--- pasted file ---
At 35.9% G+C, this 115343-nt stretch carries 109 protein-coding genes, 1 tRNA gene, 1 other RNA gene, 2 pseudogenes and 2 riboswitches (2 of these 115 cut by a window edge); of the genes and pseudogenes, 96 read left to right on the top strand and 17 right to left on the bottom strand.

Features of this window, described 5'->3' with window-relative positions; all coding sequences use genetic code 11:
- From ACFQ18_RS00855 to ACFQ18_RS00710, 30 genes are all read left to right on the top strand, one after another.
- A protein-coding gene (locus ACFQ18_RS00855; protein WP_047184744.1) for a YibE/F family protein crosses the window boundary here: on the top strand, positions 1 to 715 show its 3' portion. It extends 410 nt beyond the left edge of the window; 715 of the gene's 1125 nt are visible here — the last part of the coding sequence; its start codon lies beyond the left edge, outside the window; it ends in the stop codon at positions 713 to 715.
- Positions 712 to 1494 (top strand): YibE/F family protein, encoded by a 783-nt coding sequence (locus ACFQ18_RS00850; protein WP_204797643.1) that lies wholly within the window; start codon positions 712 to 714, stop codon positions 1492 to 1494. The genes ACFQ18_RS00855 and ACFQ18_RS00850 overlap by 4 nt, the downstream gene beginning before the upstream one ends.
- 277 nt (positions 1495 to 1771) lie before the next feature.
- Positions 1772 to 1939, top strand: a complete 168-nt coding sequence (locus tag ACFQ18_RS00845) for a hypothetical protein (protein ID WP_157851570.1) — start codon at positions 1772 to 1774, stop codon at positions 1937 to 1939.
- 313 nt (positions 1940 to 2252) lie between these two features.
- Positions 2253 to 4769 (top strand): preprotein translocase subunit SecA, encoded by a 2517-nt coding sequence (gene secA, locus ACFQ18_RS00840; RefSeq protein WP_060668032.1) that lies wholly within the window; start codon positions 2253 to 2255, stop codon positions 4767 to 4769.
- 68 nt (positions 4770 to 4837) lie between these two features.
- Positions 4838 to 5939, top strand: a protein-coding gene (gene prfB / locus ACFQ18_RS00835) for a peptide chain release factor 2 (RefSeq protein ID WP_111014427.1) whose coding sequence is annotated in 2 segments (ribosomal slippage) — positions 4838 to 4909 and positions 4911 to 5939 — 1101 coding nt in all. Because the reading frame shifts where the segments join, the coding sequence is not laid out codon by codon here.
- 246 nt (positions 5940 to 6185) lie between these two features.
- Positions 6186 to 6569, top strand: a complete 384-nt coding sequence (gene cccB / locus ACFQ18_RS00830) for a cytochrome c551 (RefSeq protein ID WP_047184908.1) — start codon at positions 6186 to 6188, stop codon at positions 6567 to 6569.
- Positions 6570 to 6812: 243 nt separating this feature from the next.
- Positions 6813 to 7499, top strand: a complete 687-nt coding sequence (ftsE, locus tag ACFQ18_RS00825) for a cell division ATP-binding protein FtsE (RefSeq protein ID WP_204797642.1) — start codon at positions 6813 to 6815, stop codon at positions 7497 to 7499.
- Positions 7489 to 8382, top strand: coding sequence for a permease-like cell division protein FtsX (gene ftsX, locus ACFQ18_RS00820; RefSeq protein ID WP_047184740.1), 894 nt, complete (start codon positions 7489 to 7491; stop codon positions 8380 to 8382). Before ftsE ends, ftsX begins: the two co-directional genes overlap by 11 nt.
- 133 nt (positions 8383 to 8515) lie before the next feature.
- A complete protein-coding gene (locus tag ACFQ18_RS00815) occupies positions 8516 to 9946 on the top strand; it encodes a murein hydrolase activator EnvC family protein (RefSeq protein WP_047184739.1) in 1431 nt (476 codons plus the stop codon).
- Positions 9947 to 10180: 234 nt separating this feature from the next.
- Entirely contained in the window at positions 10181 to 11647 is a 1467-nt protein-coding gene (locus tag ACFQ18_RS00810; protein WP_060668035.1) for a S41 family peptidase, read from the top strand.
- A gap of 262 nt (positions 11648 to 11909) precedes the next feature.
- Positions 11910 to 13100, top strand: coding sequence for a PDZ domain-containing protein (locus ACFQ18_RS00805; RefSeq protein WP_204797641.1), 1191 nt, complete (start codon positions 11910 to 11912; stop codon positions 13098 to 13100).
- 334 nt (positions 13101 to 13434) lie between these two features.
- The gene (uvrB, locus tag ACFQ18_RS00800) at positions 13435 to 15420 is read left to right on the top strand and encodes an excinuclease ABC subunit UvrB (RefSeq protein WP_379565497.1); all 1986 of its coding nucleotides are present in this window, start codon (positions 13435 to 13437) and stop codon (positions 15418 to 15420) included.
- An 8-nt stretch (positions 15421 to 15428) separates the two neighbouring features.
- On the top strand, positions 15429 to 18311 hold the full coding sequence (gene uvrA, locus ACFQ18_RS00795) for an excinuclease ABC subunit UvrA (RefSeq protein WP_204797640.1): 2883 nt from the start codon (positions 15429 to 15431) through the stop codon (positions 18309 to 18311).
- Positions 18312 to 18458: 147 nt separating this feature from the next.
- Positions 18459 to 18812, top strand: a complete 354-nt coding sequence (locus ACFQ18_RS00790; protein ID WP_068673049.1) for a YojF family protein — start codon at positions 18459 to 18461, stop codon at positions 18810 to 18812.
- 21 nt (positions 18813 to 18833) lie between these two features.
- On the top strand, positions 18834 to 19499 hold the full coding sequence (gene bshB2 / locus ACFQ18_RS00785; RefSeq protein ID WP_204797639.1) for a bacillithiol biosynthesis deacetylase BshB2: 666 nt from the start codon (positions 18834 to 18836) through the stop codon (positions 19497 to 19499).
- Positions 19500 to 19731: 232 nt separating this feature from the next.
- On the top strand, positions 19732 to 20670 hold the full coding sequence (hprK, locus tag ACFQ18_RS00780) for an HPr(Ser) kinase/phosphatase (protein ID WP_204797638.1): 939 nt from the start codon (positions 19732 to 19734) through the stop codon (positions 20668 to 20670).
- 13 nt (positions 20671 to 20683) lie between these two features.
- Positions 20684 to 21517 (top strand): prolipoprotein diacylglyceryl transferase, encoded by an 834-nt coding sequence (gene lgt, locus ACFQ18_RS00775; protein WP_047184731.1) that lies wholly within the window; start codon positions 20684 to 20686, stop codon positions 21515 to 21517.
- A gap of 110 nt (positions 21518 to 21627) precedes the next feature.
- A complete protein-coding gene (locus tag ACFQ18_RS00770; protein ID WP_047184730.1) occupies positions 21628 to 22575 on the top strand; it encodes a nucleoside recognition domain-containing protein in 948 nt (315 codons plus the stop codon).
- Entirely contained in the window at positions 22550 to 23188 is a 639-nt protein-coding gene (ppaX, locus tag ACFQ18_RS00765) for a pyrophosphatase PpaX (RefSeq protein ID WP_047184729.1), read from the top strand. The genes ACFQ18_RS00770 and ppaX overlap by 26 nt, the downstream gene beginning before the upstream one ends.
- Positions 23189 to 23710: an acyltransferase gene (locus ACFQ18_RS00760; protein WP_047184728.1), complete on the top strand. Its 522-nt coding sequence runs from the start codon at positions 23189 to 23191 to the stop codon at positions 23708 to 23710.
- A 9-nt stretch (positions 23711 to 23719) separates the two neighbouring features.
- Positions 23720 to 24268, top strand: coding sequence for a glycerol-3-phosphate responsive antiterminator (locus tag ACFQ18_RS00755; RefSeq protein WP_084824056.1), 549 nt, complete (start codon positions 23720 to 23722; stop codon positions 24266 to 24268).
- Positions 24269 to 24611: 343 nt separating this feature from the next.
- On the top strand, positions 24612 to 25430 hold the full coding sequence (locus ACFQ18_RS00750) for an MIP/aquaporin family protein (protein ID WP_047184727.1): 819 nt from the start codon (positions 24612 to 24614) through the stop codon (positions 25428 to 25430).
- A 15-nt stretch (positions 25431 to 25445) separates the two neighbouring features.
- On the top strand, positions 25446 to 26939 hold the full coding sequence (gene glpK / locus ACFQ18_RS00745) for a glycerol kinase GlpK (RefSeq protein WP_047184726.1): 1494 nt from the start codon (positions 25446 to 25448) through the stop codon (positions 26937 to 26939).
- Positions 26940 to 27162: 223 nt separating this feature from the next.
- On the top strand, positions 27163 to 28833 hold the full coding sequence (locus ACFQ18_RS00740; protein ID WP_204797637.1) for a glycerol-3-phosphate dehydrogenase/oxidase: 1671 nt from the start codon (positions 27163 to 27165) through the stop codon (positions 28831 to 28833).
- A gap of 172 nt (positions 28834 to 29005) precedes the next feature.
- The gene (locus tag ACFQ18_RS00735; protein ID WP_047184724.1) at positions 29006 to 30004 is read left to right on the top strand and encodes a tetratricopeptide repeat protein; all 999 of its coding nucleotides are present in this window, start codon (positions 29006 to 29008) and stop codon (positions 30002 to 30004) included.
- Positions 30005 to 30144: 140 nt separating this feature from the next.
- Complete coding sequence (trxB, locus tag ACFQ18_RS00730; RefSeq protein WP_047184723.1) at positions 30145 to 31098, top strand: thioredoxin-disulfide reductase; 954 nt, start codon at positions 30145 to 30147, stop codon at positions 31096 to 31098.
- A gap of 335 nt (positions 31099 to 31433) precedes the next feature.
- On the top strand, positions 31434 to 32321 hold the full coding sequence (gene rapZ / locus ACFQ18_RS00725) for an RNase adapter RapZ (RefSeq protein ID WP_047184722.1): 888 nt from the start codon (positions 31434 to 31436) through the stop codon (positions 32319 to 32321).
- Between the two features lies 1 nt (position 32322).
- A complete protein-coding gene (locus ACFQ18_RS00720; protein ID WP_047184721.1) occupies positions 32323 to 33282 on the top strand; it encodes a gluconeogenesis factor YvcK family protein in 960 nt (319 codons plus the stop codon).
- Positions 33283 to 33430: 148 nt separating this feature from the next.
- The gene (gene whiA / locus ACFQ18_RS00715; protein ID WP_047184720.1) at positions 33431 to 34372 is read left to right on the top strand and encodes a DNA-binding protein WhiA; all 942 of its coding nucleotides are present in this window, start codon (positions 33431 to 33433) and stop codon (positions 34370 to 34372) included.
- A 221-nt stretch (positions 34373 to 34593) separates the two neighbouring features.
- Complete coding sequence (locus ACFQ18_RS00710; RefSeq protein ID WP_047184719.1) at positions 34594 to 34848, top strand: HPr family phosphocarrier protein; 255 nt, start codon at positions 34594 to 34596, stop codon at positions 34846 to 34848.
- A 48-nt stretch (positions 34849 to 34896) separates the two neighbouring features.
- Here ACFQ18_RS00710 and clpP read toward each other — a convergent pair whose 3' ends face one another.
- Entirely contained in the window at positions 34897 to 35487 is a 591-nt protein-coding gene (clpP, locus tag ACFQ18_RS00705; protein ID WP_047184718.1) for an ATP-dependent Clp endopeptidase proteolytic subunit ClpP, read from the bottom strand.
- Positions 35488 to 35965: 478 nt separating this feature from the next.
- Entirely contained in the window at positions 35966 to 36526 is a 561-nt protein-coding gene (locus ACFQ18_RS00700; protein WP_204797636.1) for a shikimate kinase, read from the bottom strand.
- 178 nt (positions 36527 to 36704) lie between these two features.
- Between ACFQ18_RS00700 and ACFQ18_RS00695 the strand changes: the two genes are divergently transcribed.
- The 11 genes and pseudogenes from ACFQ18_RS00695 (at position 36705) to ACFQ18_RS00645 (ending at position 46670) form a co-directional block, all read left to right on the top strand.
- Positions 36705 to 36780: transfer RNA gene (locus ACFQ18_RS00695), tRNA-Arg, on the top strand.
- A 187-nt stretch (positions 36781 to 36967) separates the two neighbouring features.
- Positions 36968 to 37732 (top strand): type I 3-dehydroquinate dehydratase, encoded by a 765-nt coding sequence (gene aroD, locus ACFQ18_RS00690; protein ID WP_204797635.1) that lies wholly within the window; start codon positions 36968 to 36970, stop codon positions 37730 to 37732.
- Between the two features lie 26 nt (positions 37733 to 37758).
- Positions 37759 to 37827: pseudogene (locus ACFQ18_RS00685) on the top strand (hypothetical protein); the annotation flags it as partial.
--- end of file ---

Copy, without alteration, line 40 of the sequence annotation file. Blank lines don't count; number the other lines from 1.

- Positions 23720 to 24268, top strand: coding sequence for a glycerol-3-phosphate responsive antiterminator (locus tag ACFQ18_RS00755; RefSeq protein WP_084824056.1), 549 nt, complete (start codon positions 23720 to 23722; stop codon positions 24266 to 24268).